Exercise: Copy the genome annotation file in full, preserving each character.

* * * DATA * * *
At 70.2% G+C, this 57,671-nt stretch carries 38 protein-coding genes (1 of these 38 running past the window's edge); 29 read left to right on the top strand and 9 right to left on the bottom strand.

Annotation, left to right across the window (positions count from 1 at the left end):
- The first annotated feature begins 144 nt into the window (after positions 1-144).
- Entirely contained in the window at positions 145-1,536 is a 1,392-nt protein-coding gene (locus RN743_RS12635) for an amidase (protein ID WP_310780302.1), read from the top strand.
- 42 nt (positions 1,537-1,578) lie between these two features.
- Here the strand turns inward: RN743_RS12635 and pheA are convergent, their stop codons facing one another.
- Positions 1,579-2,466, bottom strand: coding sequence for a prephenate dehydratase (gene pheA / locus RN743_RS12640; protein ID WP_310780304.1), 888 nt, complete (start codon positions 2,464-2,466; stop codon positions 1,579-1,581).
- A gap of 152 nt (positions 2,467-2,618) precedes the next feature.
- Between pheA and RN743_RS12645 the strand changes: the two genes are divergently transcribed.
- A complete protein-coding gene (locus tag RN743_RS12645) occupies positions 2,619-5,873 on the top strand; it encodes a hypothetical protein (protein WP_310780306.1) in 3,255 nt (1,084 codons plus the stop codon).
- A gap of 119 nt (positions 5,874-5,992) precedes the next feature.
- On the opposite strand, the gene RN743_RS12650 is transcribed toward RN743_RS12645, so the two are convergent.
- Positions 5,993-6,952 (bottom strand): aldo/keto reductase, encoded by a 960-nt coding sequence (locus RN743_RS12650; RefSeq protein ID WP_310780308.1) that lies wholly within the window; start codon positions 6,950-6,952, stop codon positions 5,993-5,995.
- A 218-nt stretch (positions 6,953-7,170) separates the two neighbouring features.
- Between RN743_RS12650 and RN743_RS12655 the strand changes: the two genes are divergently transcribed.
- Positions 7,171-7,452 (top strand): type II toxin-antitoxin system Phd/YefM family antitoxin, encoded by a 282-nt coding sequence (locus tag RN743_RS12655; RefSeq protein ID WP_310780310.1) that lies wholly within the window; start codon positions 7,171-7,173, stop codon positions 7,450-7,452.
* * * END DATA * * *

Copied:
At 70.2% G+C, this 57,671-nt stretch carries 38 protein-coding genes (1 of these 38 running past the window's edge); 29 read left to right on the top strand and 9 right to left on the bottom strand.

Annotation, left to right across the window (positions count from 1 at the left end):
- The first annotated feature begins 144 nt into the window (after positions 1-144).
- Entirely contained in the window at positions 145-1,536 is a 1,392-nt protein-coding gene (locus RN743_RS12635) for an amidase (protein ID WP_310780302.1), read from the top strand.
- 42 nt (positions 1,537-1,578) lie between these two features.
- Here the strand turns inward: RN743_RS12635 and pheA are convergent, their stop codons facing one another.
- Positions 1,579-2,466, bottom strand: coding sequence for a prephenate dehydratase (gene pheA / locus RN743_RS12640; protein ID WP_310780304.1), 888 nt, complete (start codon positions 2,464-2,466; stop codon positions 1,579-1,581).
- A gap of 152 nt (positions 2,467-2,618) precedes the next feature.
- Between pheA and RN743_RS12645 the strand changes: the two genes are divergently transcribed.
- A complete protein-coding gene (locus tag RN743_RS12645) occupies positions 2,619-5,873 on the top strand; it encodes a hypothetical protein (protein WP_310780306.1) in 3,255 nt (1,084 codons plus the stop codon).
- A gap of 119 nt (positions 5,874-5,992) precedes the next feature.
- On the opposite strand, the gene RN743_RS12650 is transcribed toward RN743_RS12645, so the two are convergent.
- Positions 5,993-6,952 (bottom strand): aldo/keto reductase, encoded by a 960-nt coding sequence (locus RN743_RS12650; RefSeq protein ID WP_310780308.1) that lies wholly within the window; start codon positions 6,950-6,952, stop codon positions 5,993-5,995.
- A 218-nt stretch (positions 6,953-7,170) separates the two neighbouring features.
- Between RN743_RS12650 and RN743_RS12655 the strand changes: the two genes are divergently transcribed.
- Positions 7,171-7,452 (top strand): type II toxin-antitoxin system Phd/YefM family antitoxin, encoded by a 282-nt coding sequence (locus tag RN743_RS12655; RefSeq protein ID WP_310780310.1) that lies wholly within the window; start codon positions 7,171-7,173, stop codon positions 7,450-7,452.